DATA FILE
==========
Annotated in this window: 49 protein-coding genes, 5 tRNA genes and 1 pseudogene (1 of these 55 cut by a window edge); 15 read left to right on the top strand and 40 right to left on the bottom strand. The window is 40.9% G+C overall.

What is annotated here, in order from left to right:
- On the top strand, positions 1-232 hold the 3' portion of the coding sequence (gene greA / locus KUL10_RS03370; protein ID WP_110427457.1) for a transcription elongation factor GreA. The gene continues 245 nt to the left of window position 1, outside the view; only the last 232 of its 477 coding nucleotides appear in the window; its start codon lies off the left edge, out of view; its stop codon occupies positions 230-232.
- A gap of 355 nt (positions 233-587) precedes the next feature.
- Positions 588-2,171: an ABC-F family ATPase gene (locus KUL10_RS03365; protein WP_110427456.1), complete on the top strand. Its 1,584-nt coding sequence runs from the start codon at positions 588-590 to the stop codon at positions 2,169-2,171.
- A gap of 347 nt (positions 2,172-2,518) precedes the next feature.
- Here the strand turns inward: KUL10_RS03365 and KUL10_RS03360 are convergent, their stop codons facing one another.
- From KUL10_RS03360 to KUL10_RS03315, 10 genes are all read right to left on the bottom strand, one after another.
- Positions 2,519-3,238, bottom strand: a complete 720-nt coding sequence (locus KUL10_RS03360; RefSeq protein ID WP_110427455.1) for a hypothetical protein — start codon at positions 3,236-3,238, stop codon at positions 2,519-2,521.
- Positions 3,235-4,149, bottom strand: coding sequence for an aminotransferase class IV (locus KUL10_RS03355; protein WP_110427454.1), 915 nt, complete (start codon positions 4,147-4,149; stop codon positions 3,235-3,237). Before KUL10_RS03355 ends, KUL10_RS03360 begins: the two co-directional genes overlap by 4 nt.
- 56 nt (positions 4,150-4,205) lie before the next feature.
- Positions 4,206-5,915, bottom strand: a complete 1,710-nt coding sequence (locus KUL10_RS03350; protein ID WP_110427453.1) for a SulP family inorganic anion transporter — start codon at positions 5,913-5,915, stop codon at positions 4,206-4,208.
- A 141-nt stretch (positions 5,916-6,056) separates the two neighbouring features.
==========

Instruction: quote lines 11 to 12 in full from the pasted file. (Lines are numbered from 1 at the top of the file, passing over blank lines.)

- 56 nt (positions 4,150-4,205) lie before the next feature.
- Positions 4,206-5,915, bottom strand: a complete 1,710-nt coding sequence (locus KUL10_RS03350; protein ID WP_110427453.1) for a SulP family inorganic anion transporter — start codon at positions 5,913-5,915, stop codon at positions 4,206-4,208.